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Open Access Research article

Computational prediction and molecular confirmation of Helitron transposons in the maize genome

Chunguang Du1*, Jason Caronna1, Limei He2 and Hugo K Dooner23

Author Affiliations

1 Dept. of Biology & Molecular Biology, Montclair State University, Montclair, NJ 07043, USA

2 Waksman Institute, Rutgers University, Piscataway, NJ 08854, USA

3 Dept. of Plant Biology, Rutgers University, New Brunswick, NJ 08901, USA

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BMC Genomics 2008, 9:51  doi:10.1186/1471-2164-9-51

Published: 28 January 2008

Abstract

Background

Helitrons represent a new class of transposable elements recently uncovered in plants and animals. One remarkable feature of Helitrons is their ability to capture gene sequences, which makes them of considerable potential evolutionary importance. However, because Helitrons lack the typical structural features of other DNA transposable elements, identifying them is a challenge. Currently, most researchers identify Helitrons manually by comparing sequences. With the maize whole genome sequencing project underway, an automated computational Helitron searching tool is needed. The characterization of Helitron activities in maize needs to be addressed in order to better understand the impact of Helitrons on the organization of the genome.

Results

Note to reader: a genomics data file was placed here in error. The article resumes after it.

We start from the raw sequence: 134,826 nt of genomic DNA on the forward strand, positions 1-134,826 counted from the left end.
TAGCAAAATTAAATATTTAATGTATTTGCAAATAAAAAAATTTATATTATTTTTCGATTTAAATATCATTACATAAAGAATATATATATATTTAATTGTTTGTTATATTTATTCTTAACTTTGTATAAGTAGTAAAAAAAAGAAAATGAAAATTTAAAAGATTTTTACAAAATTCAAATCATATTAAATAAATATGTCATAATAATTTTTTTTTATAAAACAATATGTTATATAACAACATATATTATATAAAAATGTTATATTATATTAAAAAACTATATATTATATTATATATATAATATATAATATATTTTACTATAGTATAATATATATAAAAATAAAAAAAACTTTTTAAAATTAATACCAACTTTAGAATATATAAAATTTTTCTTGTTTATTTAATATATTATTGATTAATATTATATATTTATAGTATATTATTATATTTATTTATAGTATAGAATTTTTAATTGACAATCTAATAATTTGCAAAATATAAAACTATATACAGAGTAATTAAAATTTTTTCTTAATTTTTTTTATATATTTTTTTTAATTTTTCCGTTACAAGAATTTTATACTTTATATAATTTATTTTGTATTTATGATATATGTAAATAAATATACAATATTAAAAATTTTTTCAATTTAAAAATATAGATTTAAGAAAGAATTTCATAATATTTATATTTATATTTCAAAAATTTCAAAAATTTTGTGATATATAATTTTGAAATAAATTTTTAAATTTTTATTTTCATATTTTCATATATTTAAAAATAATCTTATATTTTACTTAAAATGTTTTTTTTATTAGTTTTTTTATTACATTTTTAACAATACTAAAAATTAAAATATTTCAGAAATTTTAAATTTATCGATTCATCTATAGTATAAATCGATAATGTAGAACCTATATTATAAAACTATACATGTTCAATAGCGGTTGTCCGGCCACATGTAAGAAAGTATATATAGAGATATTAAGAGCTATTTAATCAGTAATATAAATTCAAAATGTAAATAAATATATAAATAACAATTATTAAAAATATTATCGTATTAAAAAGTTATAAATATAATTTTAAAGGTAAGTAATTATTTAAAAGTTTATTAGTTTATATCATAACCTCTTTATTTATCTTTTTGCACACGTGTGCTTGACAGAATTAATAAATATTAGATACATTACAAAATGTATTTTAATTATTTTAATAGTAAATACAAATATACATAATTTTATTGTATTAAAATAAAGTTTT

We developed and implemented a heuristic searching algorithm in PERL for identifying Helitrons. Our HelitronFinder program will (i) take FASTA-formatted DNA sequences as input and identify the hairpin looping patterns, and (ii) exploit the consensus 5' and 3' end sequences of known Helitrons to identify putative ends. We randomly selected five predicted Helitrons from the program's high quality output for molecular verification. Four out of the five predicted Helitrons were confirmed by PCR assays and DNA sequencing in different maize inbred lines. The HelitronFinder program identified two head-to-head dissimilar Helitrons in a maize BAC sequence.

Conclusion

We have identified 140 new Helitron candidates in maize with our computational tool HelitronFinder by searching maize DNA sequences currently available in GenBank. Four out of five candidates were confirmed to be real by empirical methods, thus validating the predictions of HelitronFinder. Additional points to emerge from our study are that Helitrons do not always insert at an AT dinucleotide in the host sequences, that they can insert immediately adjacent to an existing Helitron, and that their movement may cause changes in the flanking region, such as deletions.